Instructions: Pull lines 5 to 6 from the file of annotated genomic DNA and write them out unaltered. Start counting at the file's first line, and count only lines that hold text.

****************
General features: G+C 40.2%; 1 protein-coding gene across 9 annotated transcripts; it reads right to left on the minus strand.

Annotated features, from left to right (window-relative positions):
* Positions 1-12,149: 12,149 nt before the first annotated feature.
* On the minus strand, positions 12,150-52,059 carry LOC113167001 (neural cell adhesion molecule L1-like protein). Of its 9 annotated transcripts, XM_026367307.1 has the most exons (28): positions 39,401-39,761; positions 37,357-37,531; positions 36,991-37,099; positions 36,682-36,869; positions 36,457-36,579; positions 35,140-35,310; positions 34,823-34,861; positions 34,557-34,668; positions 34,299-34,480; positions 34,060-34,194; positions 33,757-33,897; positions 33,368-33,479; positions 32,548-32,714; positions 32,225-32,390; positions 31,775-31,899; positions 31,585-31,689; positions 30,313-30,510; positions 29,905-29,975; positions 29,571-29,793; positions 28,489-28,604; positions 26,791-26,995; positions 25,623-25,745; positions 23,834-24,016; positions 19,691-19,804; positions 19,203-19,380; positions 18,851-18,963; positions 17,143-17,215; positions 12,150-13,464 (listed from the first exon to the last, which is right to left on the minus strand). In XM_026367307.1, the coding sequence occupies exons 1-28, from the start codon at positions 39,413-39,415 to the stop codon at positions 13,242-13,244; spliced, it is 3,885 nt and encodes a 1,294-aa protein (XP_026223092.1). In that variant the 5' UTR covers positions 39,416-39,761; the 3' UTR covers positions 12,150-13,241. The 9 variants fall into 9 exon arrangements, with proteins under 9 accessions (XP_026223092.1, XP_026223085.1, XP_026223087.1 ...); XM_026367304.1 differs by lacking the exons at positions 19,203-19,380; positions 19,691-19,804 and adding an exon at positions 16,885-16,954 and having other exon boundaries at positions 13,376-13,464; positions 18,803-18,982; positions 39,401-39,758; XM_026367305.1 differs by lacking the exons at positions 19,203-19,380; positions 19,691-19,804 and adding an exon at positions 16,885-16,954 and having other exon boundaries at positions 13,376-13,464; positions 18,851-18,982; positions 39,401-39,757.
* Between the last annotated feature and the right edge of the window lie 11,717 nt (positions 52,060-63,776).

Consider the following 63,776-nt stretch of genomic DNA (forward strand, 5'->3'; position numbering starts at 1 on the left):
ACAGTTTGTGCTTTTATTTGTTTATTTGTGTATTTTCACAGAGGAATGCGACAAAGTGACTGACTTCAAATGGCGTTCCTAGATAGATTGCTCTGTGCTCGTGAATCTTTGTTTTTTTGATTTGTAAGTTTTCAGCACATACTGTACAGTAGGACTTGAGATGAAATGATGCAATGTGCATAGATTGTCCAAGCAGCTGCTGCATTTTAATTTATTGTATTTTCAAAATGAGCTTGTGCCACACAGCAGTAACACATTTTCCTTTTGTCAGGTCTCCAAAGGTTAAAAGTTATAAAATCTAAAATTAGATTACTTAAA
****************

* Between the last annotated feature and the right edge of the window lie 11,717 nt (positions 52,060-63,776).

Consider the following 63,776-nt stretch of genomic DNA (forward strand, 5'->3'; position numbering starts at 1 on the left):